The book is a thoroughly researched, eloquently argued and highly persuasive piece. It's central thesis is that technological innovation is a complex, multiplayer game in which America still leads the world by a long way. American scientific, technological and economic pre-eminence are thus not going away anytime soon. The book goes on to argue that "neo-protectionist" fears are unwarranted, and shows how they will probably undermine America's economic might in the long run.
The book comes with impeccable credentials. It is authored by Amar Bhide, the Lawrence D. Glaubinger Professor of Business at Columbia University. Prof Bhide is also a co-researcher of Edmund Phelps, 2006 Nobel Laureate in Economics who is an authority on, among other things, the relationship between investment in education and research on the one hand, and economic growth on the other.
And Prof Bhide could hardly have chosen a better time to weigh in, as anti-offshoring rhetoric can be expected to rise over the next few months. It must be noted that the primary purport of the book is not to support outsourcing or offshoring,and I am sure nothing could be farther from the author's mind than to be painted as a torchbearer for the outsourcing brigade. Nonetheless, the arguments presented therein can be read as making a substantial case for a more liberal approach toward outsourcing.
The author marshals an astonishing array of evidence in supporting his thesis, stitching together data and information from diverse disciplines. He presents data to show that protectionist fears in the 1980s that the US would soon be overtaken by Germany and Japan, which focused on rigorous planning of their scientific manpower, proved baseless as the US prospered while the ostensible aggressors largely floundered. He says things are no different this time, with China and India.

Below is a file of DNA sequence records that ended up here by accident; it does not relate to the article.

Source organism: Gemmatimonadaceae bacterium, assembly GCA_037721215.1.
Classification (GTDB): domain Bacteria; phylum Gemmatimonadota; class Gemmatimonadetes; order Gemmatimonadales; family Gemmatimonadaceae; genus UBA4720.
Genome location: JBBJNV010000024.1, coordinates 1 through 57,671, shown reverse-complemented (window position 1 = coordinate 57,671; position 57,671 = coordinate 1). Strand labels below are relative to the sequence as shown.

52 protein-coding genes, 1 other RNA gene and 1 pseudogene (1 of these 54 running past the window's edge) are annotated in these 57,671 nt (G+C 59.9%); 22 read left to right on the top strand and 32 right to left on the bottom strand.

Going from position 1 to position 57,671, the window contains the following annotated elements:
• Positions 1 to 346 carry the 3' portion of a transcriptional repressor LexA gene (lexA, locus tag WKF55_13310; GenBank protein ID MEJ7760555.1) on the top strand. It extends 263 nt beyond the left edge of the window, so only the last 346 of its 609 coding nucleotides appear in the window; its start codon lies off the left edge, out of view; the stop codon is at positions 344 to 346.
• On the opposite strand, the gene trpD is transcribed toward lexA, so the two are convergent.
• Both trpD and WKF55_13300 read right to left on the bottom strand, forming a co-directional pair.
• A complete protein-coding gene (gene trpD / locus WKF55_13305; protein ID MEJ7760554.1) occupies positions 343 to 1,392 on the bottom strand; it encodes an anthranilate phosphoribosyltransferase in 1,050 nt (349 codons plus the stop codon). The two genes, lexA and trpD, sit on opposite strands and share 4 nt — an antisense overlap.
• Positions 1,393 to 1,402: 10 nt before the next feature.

The book's arguments can broadly be summed up as follows:
* Wealth arises not so much from creating new technological breakthroughs as from the capacity to benefit from those breakthroughs.
* This 'capacity to benefit' is a higher order capacity that includes elements such as the ability to create products based on those technological breakthroughs, the ability to market those products well, the ability to take risk and freedom from over-regulation. In particular, "venturesome consumption" - the propensity of consumers to embrace products based on new technologies - is vital.
* The US has most parts of this diverse puzzle - particularly venturesome consumption - and is hence best positioned to benefit from new technologies. This is true even of new technological innovations produced abroad. As an example, the author avers, the exceptional ability of US companies to use IT has been a strong reason why US productivity has outpaced that in Europe in Japan.
* Hence allowing technological breakthroughs to happen abroad certainly does not hurt, and possibly benefits , the US. The author offers the example of the iPod, much of whose technology originated in Europe and Asia, but which wouldn't have achieved the success it has without venturesome US consumers - who have in turn reaped huge benefits by so consuming the device.
* This higher-order capacity is deeply rooted in various economic, social, cultural and psychological structures and is hence highly sticky, which makes it difficult for the US to lose it - and for other countries to acquire it.